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So I've looked up how to do this problem and when they complete the square it's using the $(\frac{-b}{a})^2$ method where, in the denominator, they factor out the $4$, and then make:

$$x^2-x=x^2-x+{1\over4}$$ and then

$$x^2-x+{1\over4}=(x-\frac{1}{2})^2$$

which I understand, but is not the first option that popped into my head.

What I don't understand is why all the tutorials I've looked up are not completing the square in the traditional method. Here's my work:

$\int\frac{x^2}{\sqrt{3+4x-4x^2}^3}dx$

denominator:

$$3+4x-4x^2$$ $$(-4x^2+4x-1)+4$$ $$-(4x^2-4x+1)+4$$ $$-(2x-1)^2+4$$

So the integral is now:

$$\int\frac{x^2}{(4-u^2)^\frac{3}{2}}$$

So I do the rest of the work by using trig substitution now:

$u=2x-1$

$x=\frac{u+1}{2}$

Now I subbed in the trig identities:

$u=2\sin\theta$

$du=2\cos\theta d\theta$

$$\int\frac{(\frac{u+1}{2})^22\cos\theta}{\sqrt{4-4\sin^2\theta}^3}d\theta$$

$$\int\frac{\frac{(2\sin\theta+1)^2}{4}2\cos\theta}{\sqrt{4\cos^2\theta}^3}d\theta$$

$$\int\frac{\frac{(2\sin\theta+1)^2}{4}2\cos\theta}{(2\cos\theta)^3}d\theta$$

$$\int\frac{\frac{(2\sin\theta+1)^2}{4}2\cos\theta}{8\cos^3\theta}d\theta$$

$$\int\frac{\frac{(4\sin^2\theta+4\sin\theta+1)}{4}2\cos\theta}{8\cos^3\theta}d\theta$$

$$\int\frac{(\frac{4\sin^2\theta}{4}+\frac{4\sin\theta}{4}+\frac{1}{4})2\cos\theta}{8\cos^3\theta}d\theta$$

$$\int\frac{(\sin^2\theta+\sin\theta+\frac{1}{4})2\cos\theta}{8\cos^3\theta}d\theta$$

$$\int\frac{(\sin^2\theta+\sin\theta+\frac{1}{4})}{8\cos^3\theta}*\frac{2\cos\theta}{1}d\theta$$

$$\int\frac{(\sin^2\theta+\sin\theta+\frac{1}{4})}{4\cos^2\theta}d\theta$$

$$\int\frac{\sin^2\theta}{4\cos^2\theta}d\theta+\int\frac{\sin\theta}{4\cos^2\theta}d\theta+\int\frac{\frac{1}{4}}{4\cos^2\theta}d\theta$$

$$\frac{1}{4}\int \tan^2\theta d\theta+\frac{1}{4}\int\frac{\sin\theta}{\cos^2\theta}d\theta+\int\frac{1}{16\cos^2\theta}d\theta$$

For the second integral, I subbed $u=\cos\theta$ and $-du=\sin\theta d\theta$

$$\frac{1}{4}\int \sec^2\theta-1d\theta-\frac{1}{4}\int\frac{du}{u^2}+\frac{1}{16}\int \sec^2\theta d\theta$$

$$[\frac{\tan\theta}{4}-\frac{\theta}{4}]+[\frac{1}{4\cos\theta}]+[\frac{\tan\theta}{16}]+C$$

On a right triangle where $\sin\theta=\frac{2x-1}{2}$ and $\cos\theta=\frac{\sqrt{4-(2x-1)^2}}{2}$, I subbed these values back in to make the integral in terms of $x$:

$$\frac{2x-1}{4\sqrt{4-(2x-1)^2}}-\frac{\arcsin(\frac{2x-1}{2})}{4}+\frac{1}{4(\frac{\sqrt{4-(2x-1)^2}}{2})}+\frac{2x-1}{16\sqrt{4-(2x-1)^2}}+C$$

This does not seem to be the right answer when I compare it to a calculator answer, so I'm guessing I either completed the square wrong or made an algebraic mistake? I've done this problem three or four times now and am getting a little frustrated over what I'm guessing is a easy fix. If anyone can help, I'd really appreciate it.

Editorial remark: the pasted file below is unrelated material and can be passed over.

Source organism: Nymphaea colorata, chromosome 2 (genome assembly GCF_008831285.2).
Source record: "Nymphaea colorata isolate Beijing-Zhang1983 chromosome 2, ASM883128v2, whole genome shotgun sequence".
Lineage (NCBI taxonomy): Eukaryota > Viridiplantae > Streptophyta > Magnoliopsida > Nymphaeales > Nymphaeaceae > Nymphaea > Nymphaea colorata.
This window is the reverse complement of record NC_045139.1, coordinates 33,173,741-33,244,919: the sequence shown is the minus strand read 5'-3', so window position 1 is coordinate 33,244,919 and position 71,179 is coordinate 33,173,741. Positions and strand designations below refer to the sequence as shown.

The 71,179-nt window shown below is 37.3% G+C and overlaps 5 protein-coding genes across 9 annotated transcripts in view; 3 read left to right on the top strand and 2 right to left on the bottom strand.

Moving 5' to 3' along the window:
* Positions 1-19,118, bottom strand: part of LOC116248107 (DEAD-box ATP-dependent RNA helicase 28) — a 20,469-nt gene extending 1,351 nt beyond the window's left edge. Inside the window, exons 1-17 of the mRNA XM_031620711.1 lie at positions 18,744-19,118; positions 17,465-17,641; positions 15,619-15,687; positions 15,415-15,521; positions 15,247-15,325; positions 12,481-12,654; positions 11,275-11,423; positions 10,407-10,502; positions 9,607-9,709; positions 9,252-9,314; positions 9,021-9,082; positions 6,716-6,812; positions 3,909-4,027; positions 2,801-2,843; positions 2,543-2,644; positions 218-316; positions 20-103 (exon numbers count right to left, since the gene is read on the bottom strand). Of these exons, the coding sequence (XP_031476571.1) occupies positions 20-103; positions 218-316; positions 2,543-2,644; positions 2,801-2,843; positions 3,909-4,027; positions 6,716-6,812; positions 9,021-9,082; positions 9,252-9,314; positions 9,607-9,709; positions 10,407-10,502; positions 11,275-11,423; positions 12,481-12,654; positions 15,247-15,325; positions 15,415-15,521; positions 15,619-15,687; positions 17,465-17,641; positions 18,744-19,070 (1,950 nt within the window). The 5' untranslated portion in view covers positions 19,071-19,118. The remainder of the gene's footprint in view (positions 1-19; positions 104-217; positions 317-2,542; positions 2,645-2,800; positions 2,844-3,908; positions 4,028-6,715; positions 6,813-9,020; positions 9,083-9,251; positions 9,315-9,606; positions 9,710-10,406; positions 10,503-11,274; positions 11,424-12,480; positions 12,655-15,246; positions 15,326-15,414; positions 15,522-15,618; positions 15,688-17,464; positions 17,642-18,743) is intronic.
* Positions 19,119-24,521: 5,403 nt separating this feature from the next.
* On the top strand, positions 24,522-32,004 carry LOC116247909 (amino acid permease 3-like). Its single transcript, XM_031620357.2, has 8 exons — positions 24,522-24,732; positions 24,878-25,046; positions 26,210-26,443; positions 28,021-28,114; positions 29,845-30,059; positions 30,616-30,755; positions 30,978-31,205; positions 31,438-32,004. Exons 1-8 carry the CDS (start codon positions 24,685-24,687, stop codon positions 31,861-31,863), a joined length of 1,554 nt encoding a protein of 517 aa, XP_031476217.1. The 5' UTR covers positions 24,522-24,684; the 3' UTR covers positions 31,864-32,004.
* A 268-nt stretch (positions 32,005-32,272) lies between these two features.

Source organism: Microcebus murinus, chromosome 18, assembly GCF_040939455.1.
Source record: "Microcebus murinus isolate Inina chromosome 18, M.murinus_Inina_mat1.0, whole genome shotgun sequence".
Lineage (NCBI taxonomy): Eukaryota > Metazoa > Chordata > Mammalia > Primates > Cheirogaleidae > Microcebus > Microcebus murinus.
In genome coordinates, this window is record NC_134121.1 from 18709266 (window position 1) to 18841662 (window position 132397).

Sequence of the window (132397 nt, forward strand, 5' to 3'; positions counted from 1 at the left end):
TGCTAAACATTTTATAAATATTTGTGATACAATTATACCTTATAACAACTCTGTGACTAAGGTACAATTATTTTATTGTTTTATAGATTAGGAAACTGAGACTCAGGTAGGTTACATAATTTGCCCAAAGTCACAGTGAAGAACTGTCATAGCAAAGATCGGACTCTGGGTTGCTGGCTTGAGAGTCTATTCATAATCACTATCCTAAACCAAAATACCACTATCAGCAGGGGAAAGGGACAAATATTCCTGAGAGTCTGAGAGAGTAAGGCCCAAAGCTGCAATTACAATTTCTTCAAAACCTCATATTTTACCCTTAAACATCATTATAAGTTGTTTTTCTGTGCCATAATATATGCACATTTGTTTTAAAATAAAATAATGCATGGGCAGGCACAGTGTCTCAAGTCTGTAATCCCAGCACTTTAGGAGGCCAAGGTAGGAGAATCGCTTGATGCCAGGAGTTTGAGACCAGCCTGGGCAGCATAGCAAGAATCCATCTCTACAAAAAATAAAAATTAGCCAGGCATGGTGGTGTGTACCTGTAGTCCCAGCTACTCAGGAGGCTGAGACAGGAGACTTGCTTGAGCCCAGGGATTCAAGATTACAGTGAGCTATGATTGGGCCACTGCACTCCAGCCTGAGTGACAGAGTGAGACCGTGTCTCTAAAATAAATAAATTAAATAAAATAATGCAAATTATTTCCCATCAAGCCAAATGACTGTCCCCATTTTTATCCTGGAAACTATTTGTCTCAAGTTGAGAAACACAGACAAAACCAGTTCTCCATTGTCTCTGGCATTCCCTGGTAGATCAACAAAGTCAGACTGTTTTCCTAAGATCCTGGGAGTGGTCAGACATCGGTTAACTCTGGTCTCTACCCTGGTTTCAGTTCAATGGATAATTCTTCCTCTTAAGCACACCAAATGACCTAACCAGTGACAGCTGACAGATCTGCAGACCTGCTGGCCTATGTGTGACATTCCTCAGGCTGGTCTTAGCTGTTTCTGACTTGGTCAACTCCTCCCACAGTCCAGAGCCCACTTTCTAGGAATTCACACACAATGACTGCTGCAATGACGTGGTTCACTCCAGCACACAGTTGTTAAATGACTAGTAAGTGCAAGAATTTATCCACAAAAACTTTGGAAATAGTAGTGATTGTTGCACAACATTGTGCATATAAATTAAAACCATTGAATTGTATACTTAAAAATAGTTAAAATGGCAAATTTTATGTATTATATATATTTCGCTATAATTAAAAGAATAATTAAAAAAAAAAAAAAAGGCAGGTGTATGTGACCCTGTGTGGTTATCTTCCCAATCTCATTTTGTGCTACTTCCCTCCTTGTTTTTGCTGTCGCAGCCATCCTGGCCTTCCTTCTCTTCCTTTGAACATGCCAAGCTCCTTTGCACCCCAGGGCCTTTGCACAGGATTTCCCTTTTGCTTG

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Except some minor mistakes, your solution is correct but you led to wrong answer.

Mistake 1

In the first integral after substituting $u=\sin \theta$ you used $dx=du$ while $dx={1\over 2}du$.

Mistake 2

From $2$nd to $3$rd integral, you used $|\cos \theta|=\cos \theta$ while you should have dealt with $|\cos \theta|$ till the result.

Fixing up

Fixing these two mistakes, the final integral to be solved would become$$\int\frac{\sin^2\theta}{8\cos\theta|\cos\theta|}d\theta+\int\frac{\sin\theta}{8\cos\theta|\cos\theta|}d\theta+\int\frac{1}{32\cos\theta|\cos\theta|}d\theta\\={4+5\sin\theta-4\theta\cos\theta\over 32|\cos\theta|}+C$$

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  • $\begingroup$ So my $du$ is incorrect because where $u=2x-1$, $du=2dx$, thus $dx=\frac{1}{2}du$? I think I understand that, but doesn't $(4cos^2\theta)^\frac{3}{2}$ turn into $$\sqrt{4cos^2\theta}\sqrt{4cos^2\theta}\sqrt{4cos^2\theta}$$ which is equivalent to $$(2cos\theta)(2cos\theta)(2cos\theta)$$ so where do the absolute value signs come from? Unless that's just some rule I'm not aware of. $\endgroup$ – JSmith Jan 9 at 19:04
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    $\begingroup$ Note that $$\sqrt {x^2}=|x|\ne x$$for $x\in \Bbb R$ for example $$\sqrt{(-1)^2}=\sqrt{1^2}=|-1|=|1|=1$$ $\endgroup$ – Mostafa Ayaz Jan 9 at 19:50
  • $\begingroup$ So, just to make sure my algebra is right after re-doing this, the denominator is: $$\sqrt{4cos^2\theta}^3$$ $$(2|cos\theta|)^3$$ $$(2|cos\theta|)(2|cos\theta|)(2|cos\theta|)$$ So $(|cos\theta|)(|cos\theta|)=cos^2\theta$ because the squared part makes the absolute values negligent, leaving: $$8cos^2\theta|cos\theta|$$ And the $cos\theta$ up top makes: $$8cos\theta|cos\theta|$$ And that's how you got your denominator in your final answer in terms of $\theta$? $\endgroup$ – JSmith Jan 9 at 21:35
  • $\begingroup$ Yes you got it. That's accurate... $\endgroup$ – Mostafa Ayaz Jan 10 at 10:11
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Find $I=\int\frac{x^2}{(3+4x-4x^2)^{3/2}}dx$.

First 4 steps:

  • Change $x=t+\frac12$ $$I=\int\frac{t^2+t+\frac14}{8(1-t^2)^{3/2}}dt\\=\frac18\int\frac{t^2}{(1-t^2)^{3/2}}dt+ \frac18\int\frac{t}{(1-t^2)^{3/2}}dt+\frac1{32}\int\frac{1}{(1-t^2)^{3/2}}dt$$

  • $$\int\frac{t}{(1-t^2)^{3/2}}dt= \frac{1}{\sqrt{1-{{t}^{2}}}}$$
  • $$\int\frac{t^2}{(1-t^2)^{3/2}}dt=\frac{t}{\sqrt{1-{{t}^{2}}}}-\arcsin(t)$$
  • $$\int\frac{1}{(1-t^2)^{3/2}}dt=\frac{t}{\sqrt{1-{{t}^{2}}}}$$
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